There has been much debate of late in academic and business management circles about the best personality type for leadership: extroversion or introversion.
Traditionally, extroverts have been considered the most successful leaders.
However, current thinking is that introverts can be just as competent as extroverts in leadership roles. In fact, some of the world’s top business leaders are introverts – think Bill Gates, Larry Page, Steve Wozniak, Katharine Graham and even Warren Buffett.
We should get away from the stereotype that all introverts are shy people who prefer to be alone and struggle to communicate with others. Not all introverts are shy, just as not all extroverts are outgoing and talkative. Psychologists believe we all fall somewhere on a continuum, with personality types called ‘ambiverts’ in the middle – people who relish solitude but also enjoy social interaction.
What does this mean for leadership? In my opinion, whether you’re an introvert or an extrovert is not a metric for leadership success or failure. What matters is communication style. To be a competent leader, you need to be able to communicate effectively.
And in this regard, there are lessons both introverts and extroverts can learn from each other:
• Introverts tend to have excellent listening skills, but may find it hard to compete in group situations when it comes to getting their ideas across. They may need to work on their communication skills and become situational extroverts in order to share their value effectively.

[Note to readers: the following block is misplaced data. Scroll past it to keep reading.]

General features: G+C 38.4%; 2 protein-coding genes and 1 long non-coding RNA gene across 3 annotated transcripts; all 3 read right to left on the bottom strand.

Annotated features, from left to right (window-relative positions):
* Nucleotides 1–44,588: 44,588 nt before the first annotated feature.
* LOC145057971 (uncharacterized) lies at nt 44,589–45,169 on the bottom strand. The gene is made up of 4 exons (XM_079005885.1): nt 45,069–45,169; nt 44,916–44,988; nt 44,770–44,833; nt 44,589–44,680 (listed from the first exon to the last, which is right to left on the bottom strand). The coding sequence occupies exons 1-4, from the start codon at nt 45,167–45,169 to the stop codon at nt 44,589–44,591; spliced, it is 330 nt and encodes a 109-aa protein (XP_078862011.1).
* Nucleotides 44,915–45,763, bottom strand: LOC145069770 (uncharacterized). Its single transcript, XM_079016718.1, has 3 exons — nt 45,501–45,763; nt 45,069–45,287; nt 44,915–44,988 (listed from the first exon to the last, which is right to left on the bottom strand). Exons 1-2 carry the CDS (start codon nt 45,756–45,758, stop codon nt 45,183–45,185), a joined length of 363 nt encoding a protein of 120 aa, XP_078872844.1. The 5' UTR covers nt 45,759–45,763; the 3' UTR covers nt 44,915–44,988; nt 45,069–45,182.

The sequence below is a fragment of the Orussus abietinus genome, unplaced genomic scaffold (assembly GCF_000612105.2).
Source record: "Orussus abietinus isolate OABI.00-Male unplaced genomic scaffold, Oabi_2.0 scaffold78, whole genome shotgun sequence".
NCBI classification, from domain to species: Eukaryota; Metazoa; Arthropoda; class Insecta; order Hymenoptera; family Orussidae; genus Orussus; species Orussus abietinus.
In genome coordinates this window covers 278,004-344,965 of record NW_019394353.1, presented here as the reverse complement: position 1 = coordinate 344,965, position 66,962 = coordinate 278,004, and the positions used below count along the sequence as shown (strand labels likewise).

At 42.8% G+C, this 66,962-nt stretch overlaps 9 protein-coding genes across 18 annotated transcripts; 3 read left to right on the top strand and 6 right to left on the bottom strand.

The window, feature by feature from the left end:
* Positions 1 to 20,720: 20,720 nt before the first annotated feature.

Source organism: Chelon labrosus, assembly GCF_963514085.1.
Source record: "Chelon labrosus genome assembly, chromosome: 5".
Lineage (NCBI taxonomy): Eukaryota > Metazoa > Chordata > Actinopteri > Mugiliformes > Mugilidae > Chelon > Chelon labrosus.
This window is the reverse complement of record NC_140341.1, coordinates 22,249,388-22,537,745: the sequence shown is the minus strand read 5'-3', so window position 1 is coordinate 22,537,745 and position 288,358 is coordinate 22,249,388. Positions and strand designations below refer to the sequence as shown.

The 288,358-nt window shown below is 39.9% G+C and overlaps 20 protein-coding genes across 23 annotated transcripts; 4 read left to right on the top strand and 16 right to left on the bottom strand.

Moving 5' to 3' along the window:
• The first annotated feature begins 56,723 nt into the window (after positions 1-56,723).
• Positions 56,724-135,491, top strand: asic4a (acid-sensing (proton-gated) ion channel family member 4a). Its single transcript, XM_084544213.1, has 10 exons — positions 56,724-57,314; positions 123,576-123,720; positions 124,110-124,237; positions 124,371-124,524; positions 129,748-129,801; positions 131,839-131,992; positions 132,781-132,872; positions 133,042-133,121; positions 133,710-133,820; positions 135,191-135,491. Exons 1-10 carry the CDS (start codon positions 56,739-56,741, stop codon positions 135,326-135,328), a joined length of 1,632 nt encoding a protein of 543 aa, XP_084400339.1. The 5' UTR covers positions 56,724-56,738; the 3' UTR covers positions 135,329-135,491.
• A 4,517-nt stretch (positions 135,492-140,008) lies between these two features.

• Extroverts often need to slow down, and consider the clarity of their communication before speaking. They could learn from introverts by honing their listening skills, and giving everyone on a team the chance to express their ideas.
For both introverts and extroverts, the value of executive coaching should not be underestimated. It can assist leaders to improve their performance through greater self-awareness and developing personal insight into their personality type and how it can impact leadership. Coaching is a great opportunity for executives to become more self-aware of their own strengths and weaknesses, and learn how they can remove barriers to better performance.
It is usually an organisation’s leaders who select its top executives, and if they are extroverts, they may be more comfortable choosing personality types they are familiar with – other extroverts. But having both introverts and extroverts on an executive team can strengthen its diversity. There is no right or wrong when it comes to personality types – it’s about selecting team members with strengths that complement each other in such a way that that the vision and the mission of the organisation is implemented to ensure sustainable success.
Leon Ayo is the managing director at Odgers Berndtson.